Diversity is demonstrated in class I HLA-A and HLA-B alleles in Cameroon, Africa: description of HLA-A*03012, *2612, *3006 and HLA-B*1403, *4016, *4703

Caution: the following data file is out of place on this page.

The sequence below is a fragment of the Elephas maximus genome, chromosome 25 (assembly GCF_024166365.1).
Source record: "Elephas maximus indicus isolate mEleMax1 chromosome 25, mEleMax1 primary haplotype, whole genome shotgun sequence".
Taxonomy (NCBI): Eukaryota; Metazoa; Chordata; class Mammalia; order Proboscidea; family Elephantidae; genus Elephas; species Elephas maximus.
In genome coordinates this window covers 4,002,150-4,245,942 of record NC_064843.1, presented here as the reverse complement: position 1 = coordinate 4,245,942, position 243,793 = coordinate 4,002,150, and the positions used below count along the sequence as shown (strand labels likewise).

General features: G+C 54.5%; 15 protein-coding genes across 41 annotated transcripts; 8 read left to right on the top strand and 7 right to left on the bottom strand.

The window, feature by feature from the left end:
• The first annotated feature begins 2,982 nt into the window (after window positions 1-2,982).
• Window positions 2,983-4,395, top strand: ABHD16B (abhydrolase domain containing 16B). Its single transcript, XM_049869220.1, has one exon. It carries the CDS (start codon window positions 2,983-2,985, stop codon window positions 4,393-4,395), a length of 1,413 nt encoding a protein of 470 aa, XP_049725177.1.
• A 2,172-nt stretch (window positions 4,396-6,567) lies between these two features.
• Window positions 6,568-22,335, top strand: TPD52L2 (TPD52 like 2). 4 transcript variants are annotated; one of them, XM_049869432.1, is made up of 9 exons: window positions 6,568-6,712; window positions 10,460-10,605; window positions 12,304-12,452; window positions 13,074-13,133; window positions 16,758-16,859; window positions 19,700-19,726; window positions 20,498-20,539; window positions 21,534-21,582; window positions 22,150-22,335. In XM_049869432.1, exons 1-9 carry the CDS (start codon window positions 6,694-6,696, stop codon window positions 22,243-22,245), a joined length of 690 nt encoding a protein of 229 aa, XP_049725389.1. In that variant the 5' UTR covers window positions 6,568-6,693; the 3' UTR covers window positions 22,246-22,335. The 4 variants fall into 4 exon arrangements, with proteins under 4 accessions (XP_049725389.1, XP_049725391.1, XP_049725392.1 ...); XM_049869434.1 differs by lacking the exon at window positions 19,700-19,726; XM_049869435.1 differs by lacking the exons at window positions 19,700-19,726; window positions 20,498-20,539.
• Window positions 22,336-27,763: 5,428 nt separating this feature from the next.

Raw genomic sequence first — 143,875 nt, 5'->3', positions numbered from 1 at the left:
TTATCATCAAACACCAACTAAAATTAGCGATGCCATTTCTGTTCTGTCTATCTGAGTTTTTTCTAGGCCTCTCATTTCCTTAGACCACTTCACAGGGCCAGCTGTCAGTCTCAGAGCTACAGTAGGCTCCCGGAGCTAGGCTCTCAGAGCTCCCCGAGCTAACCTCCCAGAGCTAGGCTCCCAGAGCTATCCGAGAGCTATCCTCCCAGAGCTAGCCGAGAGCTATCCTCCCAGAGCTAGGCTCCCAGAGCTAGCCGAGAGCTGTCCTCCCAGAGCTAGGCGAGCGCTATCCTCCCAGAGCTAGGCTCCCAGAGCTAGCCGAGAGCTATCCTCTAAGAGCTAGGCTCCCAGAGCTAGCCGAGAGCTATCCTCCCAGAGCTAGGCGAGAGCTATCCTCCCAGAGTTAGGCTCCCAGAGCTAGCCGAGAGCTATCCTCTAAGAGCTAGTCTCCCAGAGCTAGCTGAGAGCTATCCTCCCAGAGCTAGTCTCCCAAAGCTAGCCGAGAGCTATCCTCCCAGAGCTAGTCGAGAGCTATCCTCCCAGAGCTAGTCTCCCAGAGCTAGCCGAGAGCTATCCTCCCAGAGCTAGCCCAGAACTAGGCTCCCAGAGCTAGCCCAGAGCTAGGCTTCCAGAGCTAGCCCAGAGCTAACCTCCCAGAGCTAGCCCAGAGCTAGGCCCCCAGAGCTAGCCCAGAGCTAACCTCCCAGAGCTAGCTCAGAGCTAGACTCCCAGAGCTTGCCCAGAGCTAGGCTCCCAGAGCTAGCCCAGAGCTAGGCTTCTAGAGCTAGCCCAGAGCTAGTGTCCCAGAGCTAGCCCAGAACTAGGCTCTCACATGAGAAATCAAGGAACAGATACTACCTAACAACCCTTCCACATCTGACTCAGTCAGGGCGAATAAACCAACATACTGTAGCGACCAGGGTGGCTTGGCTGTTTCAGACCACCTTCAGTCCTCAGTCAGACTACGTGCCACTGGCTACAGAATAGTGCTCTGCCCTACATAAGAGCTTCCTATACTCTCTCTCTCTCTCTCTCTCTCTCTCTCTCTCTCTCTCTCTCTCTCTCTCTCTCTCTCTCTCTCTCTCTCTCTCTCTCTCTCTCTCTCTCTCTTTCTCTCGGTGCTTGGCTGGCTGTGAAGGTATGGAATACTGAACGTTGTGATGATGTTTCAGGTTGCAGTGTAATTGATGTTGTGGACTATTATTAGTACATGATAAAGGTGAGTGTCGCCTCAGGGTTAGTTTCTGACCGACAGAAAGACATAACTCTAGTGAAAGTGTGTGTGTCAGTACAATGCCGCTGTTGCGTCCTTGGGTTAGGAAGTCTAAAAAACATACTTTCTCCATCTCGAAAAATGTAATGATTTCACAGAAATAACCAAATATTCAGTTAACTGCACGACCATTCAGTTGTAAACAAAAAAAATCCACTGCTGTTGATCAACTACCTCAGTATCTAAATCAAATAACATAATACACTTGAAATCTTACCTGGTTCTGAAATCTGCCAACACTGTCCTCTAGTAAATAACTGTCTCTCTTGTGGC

To examine the genetic diversity in west Africa, class I HLA-A and HLA-B alleles of 92 unrelated individuals from two areas in the Cameroon, the capital Yaoundé and the village of Etoa, were identified by direct automated DNA sequencing of exons 2 and 3 of the HLA-B locus alleles and sequence-specific oligonucleotide probe (SSOP) and/or sequencing of the HLA-A locus alleles. HLA-A*2301 (18.7%), A*2902 (10.4%), B*5301 (10.9%), and B*5802 (10.9%) were the most frequently detected alleles, present in at least 10% of the population. A total of 30 HLA-A locus and 33 HLA-B locus alleles, including six novel alleles, were detected. The novel alleles were HLA-A*03012, A*2612, A*3006 and HLA-B*1403, B*4016, and B*4703. HLA-B*4703 contains a novel amino acid sequence that is a combination of the first 5 amino acids of the Bw6 epitope and the last 2 residues of the Bw4 epitope. The addition of 6 alleles to the ever-expanding number of known class I HLA alleles supports our hypothesis that extensive genetic diversity, including previously undescribed alleles, would be observed in this African population. In the Yaoundé population, the allele frequency distribution at the HLA-A locus is consistent with distributions indicative of balancing selection. Extensive HLA-A-B haplotypes were observed in this population suggesting that only a fraction of the Cameroon HLA-A-B haplotype diversity has been observed.